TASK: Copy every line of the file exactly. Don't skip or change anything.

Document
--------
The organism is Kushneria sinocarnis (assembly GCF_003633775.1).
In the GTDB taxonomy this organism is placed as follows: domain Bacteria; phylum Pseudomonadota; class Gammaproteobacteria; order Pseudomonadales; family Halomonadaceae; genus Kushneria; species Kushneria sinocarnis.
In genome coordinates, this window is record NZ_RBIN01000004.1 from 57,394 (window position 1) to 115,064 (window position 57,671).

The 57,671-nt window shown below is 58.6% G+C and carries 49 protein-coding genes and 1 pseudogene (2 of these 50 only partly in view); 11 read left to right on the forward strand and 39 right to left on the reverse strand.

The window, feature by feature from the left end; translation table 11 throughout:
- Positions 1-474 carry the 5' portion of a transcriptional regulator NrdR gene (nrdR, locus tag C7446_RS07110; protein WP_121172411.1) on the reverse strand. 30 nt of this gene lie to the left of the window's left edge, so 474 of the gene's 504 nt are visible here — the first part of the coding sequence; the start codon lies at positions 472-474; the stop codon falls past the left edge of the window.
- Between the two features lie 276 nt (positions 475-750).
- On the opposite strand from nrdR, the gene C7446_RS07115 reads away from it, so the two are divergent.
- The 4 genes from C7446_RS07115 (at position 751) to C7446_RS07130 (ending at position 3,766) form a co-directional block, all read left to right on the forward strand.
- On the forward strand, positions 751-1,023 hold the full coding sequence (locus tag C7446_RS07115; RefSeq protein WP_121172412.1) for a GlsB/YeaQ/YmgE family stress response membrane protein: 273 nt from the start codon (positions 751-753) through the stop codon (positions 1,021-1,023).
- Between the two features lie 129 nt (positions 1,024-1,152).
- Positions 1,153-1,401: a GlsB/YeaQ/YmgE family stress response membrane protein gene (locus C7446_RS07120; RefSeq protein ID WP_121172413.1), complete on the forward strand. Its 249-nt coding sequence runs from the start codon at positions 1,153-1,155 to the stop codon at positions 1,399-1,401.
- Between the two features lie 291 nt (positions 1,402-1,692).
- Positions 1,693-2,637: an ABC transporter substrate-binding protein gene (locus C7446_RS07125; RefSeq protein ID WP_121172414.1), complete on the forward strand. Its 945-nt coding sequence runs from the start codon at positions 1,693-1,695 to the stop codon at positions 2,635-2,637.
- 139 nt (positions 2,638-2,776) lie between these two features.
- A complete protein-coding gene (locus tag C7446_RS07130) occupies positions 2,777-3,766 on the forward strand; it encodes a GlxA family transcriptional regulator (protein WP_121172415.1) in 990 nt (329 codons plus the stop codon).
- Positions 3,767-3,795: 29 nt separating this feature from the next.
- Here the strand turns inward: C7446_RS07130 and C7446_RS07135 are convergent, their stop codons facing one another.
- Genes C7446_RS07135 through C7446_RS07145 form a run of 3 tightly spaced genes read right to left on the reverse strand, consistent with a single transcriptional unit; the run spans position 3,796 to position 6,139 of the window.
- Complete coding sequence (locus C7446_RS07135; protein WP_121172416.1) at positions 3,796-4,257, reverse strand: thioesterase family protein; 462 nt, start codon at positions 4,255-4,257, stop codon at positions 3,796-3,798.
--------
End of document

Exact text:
The organism is Kushneria sinocarnis (assembly GCF_003633775.1).
In the GTDB taxonomy this organism is placed as follows: domain Bacteria; phylum Pseudomonadota; class Gammaproteobacteria; order Pseudomonadales; family Halomonadaceae; genus Kushneria; species Kushneria sinocarnis.
In genome coordinates, this window is record NZ_RBIN01000004.1 from 57,394 (window position 1) to 115,064 (window position 57,671).

The 57,671-nt window shown below is 58.6% G+C and carries 49 protein-coding genes and 1 pseudogene (2 of these 50 only partly in view); 11 read left to right on the forward strand and 39 right to left on the reverse strand.

The window, feature by feature from the left end; translation table 11 throughout:
- Positions 1-474 carry the 5' portion of a transcriptional regulator NrdR gene (nrdR, locus tag C7446_RS07110; protein WP_121172411.1) on the reverse strand. 30 nt of this gene lie to the left of the window's left edge, so 474 of the gene's 504 nt are visible here — the first part of the coding sequence; the start codon lies at positions 472-474; the stop codon falls past the left edge of the window.
- Between the two features lie 276 nt (positions 475-750).
- On the opposite strand from nrdR, the gene C7446_RS07115 reads away from it, so the two are divergent.
- The 4 genes from C7446_RS07115 (at position 751) to C7446_RS07130 (ending at position 3,766) form a co-directional block, all read left to right on the forward strand.
- On the forward strand, positions 751-1,023 hold the full coding sequence (locus tag C7446_RS07115; RefSeq protein WP_121172412.1) for a GlsB/YeaQ/YmgE family stress response membrane protein: 273 nt from the start codon (positions 751-753) through the stop codon (positions 1,021-1,023).
- Between the two features lie 129 nt (positions 1,024-1,152).
- Positions 1,153-1,401: a GlsB/YeaQ/YmgE family stress response membrane protein gene (locus C7446_RS07120; RefSeq protein ID WP_121172413.1), complete on the forward strand. Its 249-nt coding sequence runs from the start codon at positions 1,153-1,155 to the stop codon at positions 1,399-1,401.
- Between the two features lie 291 nt (positions 1,402-1,692).
- Positions 1,693-2,637: an ABC transporter substrate-binding protein gene (locus C7446_RS07125; RefSeq protein ID WP_121172414.1), complete on the forward strand. Its 945-nt coding sequence runs from the start codon at positions 1,693-1,695 to the stop codon at positions 2,635-2,637.
- 139 nt (positions 2,638-2,776) lie between these two features.
- A complete protein-coding gene (locus tag C7446_RS07130) occupies positions 2,777-3,766 on the forward strand; it encodes a GlxA family transcriptional regulator (protein WP_121172415.1) in 990 nt (329 codons plus the stop codon).
- Positions 3,767-3,795: 29 nt separating this feature from the next.
- Here the strand turns inward: C7446_RS07130 and C7446_RS07135 are convergent, their stop codons facing one another.
- Genes C7446_RS07135 through C7446_RS07145 form a run of 3 tightly spaced genes read right to left on the reverse strand, consistent with a single transcriptional unit; the run spans position 3,796 to position 6,139 of the window.
- Complete coding sequence (locus C7446_RS07135; protein WP_121172416.1) at positions 3,796-4,257, reverse strand: thioesterase family protein; 462 nt, start codon at positions 4,255-4,257, stop codon at positions 3,796-3,798.